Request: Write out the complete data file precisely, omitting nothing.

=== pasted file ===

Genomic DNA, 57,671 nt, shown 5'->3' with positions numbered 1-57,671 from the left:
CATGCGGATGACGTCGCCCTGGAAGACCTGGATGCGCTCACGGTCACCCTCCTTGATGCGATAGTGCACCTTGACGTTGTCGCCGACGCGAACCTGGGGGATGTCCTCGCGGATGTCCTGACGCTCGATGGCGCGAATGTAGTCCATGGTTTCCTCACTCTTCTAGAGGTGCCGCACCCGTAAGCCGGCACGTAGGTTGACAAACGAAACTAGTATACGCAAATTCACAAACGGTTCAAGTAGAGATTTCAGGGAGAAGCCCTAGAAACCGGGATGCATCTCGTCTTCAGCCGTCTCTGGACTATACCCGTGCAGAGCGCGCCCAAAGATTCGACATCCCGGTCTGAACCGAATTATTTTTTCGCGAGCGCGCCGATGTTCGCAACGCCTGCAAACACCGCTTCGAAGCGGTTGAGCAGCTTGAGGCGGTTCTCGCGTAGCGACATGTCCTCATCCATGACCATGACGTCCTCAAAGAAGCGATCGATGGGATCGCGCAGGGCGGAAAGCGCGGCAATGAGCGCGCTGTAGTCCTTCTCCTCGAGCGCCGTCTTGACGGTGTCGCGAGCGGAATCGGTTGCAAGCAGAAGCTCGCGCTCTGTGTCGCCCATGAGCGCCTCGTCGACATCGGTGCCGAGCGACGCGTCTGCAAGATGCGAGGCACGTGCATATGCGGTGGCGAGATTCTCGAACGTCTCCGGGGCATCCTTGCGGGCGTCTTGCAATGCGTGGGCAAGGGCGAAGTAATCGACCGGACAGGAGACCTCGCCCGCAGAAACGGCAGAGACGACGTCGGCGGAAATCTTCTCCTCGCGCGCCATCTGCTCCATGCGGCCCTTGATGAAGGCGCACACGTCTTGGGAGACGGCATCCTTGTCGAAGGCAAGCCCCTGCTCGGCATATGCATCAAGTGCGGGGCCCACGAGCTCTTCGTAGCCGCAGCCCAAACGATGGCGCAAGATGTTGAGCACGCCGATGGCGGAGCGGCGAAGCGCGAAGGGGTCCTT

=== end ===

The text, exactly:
Genomic DNA, 57,671 nt, shown 5'->3' with positions numbered 1-57,671 from the left:
CATGCGGATGACGTCGCCCTGGAAGACCTGGATGCGCTCACGGTCACCCTCCTTGATGCGATAGTGCACCTTGACGTTGTCGCCGACGCGAACCTGGGGGATGTCCTCGCGGATGTCCTGACGCTCGATGGCGCGAATGTAGTCCATGGTTTCCTCACTCTTCTAGAGGTGCCGCACCCGTAAGCCGGCACGTAGGTTGACAAACGAAACTAGTATACGCAAATTCACAAACGGTTCAAGTAGAGATTTCAGGGAGAAGCCCTAGAAACCGGGATGCATCTCGTCTTCAGCCGTCTCTGGACTATACCCGTGCAGAGCGCGCCCAAAGATTCGACATCCCGGTCTGAACCGAATTATTTTTTCGCGAGCGCGCCGATGTTCGCAACGCCTGCAAACACCGCTTCGAAGCGGTTGAGCAGCTTGAGGCGGTTCTCGCGTAGCGACATGTCCTCATCCATGACCATGACGTCCTCAAAGAAGCGATCGATGGGATCGCGCAGGGCGGAAAGCGCGGCAATGAGCGCGCTGTAGTCCTTCTCCTCGAGCGCCGTCTTGACGGTGTCGCGAGCGGAATCGGTTGCAAGCAGAAGCTCGCGCTCTGTGTCGCCCATGAGCGCCTCGTCGACATCGGTGCCGAGCGACGCGTCTGCAAGATGCGAGGCACGTGCATATGCGGTGGCGAGATTCTCGAACGTCTCCGGGGCATCCTTGCGGGCGTCTTGCAATGCGTGGGCAAGGGCGAAGTAATCGACCGGACAGGAGACCTCGCCCGCAGAAACGGCAGAGACGACGTCGGCGGAAATCTTCTCCTCGCGCGCCATCTGCTCCATGCGGCCCTTGATGAAGGCGCACACGTCTTGGGAGACGGCATCCTTGTCGAAGGCAAGCCCCTGCTCGGCATATGCATCAAGTGCGGGGCCCACGAGCTCTTCGTAGCCGCAGCCCAAACGATGGCGCAAGATGTTGAGCACGCCGATGGCGGAGCGGCGAAGCGCGAAGGGGTCCTT